We compared the afore mentioned methods trying to nd out if any one oered better performance than the others. We used the Lorentz System as a testbed for our prediction runs (with particular values of parameters = 10, = 28 and =8 3 ): x = (y x) y = x( z ) y (1) z = xy z

Figure 4: Comparison of dierent prediction methods on x variable of the Lorentz system. RM is Return map with Iterative prediction method, and NTT is Nearby trajectory racking with Direct prediction. sequence (more datapoints), the better both methods get. Nearby trajectory tracking is also able to work with fewer datapoints in general. The length of the prediction period is an important consideration: Nearby trajectory tracking is performing better on short-term predictions, but may be totally o after a certain threshold in prediction horizon. This threshold depends on the topology of the attractor in the prediction horizon region: if we predict not-very-far into the future, the trajectories that are nearby the to-be-predicted one at the lastknown point, are also nearby at the time we want to predict. But for far-ahead predictions, the nearby trajectories will eventually start going in very dierent directions (because we deal with a chaotic system), and the assumption of closeness of nearby trajectories is broken. The Return map approach may be better in such scenarios. Based on the above observations we conjecture that an adaptive approach could be constructed, which would combine the strengths of the individual methods. The main idea is that the Nearby trajectory tracking performs better within a certain prediction time interval and we know when it stops performing well. This can be done by looking at how far the nearby trajectories get from each other while the prediction time increases, and stop using the method if they get too far. Then, few steps of the Return map methods can be used to get around the dicult spot, and Nearby trajectory tracking resumed after that. Our preliminary study shows that this indeed results in better prediction in certain scenarios, but further work needs to be done in this respect.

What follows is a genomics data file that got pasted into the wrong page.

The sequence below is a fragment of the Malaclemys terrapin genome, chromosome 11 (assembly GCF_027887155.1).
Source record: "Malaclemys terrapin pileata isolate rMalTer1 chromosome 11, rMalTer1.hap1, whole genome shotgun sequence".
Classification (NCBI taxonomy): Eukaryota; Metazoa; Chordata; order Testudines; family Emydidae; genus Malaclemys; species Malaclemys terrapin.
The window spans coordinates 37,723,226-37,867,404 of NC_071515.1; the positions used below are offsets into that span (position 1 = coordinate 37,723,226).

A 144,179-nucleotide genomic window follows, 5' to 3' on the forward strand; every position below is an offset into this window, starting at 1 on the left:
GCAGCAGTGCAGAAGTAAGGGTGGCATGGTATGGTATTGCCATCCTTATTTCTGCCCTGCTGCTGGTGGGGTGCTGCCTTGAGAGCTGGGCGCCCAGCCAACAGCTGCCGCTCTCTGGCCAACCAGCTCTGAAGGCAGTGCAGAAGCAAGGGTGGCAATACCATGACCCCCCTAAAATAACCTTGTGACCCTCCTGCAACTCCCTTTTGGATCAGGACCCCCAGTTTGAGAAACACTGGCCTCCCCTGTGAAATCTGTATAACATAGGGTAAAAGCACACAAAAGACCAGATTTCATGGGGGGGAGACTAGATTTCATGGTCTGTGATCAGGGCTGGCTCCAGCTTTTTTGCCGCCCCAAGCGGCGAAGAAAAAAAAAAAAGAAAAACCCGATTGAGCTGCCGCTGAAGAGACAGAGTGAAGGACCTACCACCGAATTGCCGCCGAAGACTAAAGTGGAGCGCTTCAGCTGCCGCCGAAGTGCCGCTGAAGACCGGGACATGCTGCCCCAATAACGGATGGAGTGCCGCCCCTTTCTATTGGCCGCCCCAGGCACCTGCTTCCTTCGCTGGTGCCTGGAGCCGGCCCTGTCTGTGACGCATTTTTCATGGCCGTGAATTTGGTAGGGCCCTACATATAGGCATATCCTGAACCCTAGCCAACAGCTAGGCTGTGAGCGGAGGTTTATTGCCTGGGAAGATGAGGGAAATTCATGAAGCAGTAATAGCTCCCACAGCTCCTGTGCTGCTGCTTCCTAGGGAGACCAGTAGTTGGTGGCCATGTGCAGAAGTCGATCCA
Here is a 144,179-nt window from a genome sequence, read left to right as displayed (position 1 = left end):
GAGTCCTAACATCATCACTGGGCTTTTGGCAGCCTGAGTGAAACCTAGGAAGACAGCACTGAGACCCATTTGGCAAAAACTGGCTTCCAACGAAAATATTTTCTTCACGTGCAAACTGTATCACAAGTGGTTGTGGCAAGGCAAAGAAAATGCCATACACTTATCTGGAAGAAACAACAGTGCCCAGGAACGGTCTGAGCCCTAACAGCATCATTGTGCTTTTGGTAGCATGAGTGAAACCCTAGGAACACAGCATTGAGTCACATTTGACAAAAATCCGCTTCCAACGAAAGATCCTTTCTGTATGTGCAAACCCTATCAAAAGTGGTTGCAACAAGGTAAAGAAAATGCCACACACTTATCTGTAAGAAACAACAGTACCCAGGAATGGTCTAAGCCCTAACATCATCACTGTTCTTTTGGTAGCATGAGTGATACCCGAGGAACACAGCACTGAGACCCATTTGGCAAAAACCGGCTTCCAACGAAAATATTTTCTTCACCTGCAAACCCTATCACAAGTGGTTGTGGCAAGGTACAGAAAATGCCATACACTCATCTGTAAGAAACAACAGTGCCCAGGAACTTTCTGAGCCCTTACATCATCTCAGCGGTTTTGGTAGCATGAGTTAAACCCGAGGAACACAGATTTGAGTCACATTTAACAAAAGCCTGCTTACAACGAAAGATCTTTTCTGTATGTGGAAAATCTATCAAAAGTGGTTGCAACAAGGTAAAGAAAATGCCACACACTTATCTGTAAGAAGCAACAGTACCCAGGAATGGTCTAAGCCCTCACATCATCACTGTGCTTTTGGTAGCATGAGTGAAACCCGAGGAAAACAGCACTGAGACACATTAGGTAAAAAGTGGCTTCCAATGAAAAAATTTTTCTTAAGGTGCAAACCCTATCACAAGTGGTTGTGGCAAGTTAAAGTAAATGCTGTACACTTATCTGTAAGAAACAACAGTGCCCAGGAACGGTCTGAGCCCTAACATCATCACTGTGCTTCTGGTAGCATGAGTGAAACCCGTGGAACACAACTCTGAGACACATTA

Figure 5: Double pendulum.

Double Pendulum

In order to more clearly understand how a physical chaotic system can behave, we have created a model of a frictionless double pendulum. Figure 5 shows the pendulum consisted of two rigid arms connected to each other by a frictionless joint (e.g. bearing). The rst arm is connected to a wall by another frictionless joint while the second arm is moving freely. This kind of system has four state space variables (angles 1 , 2 and angular velocities 1 , 2 of the rst and second arm, respectively). State space variables are connected to each other by coupled second order dierential equations [5] that can be solved numerically (e.g. fourth order Runge-Kutta method). Because double pendulum is a chaotic system, small changes in initial conditions produce highly dierent behavior over time. State space topology of the system also depends heavily on the selection of initial conditions (see Figure 6). Small initial angles produce more periodic trajectories in the state space, while larger initial angles produce trajectories that diverge more quickly.

4.1

Prediction results

Based on a nite set of state space variables time series (250 seconds, time step = 0.005s), we wanted to analyze the degree of prediction accuracy for a desired prediction horizon (2.5s). On the other hand we also wanted to analyze how dierent ways of observable encoding aects the prediction accuracy. Prediction method used was a direct Nearby trajectory tracking in state 9

Figure 6: Inuence of initial conditions on the state space trajectories. space. Prediction accuracy was estimated for 300 prediction runs with the same initial conditions (see Figure 6, bottom pictures) and dierent starting points of prediction. Prediction error of an individual run was dened as the average square distance between predicted and actual angles 1 and 2 in the prediction horizon. Based on the prediction accuracies of individual runs we formed a prediction accuracy histogram (see Figure 7). The histogram shows the prediction accuracy is wide spread across a large set of values. This indicates a high inuence of starting point on the prediction accuracy. In our case a very limited (e.g. short) number of training data was available which translated to a very sparsely populated trajectory state space. When starting point dictated higher average divergence of nearby trajectory paths in the prediction horizon, higher prediction errors were the consequence. To better understand the prediction error growth over time Figures 8 and 9 show an example of the predicted and actual angle 1 and angular velocity 1 of the pendulums rst joint. The agreement between predicted and actual time series is very good for the rst 800 time steps (4s). After that point the error starts to grow substantially, especially for the angular velocity (Figure 9), and on average never decreases.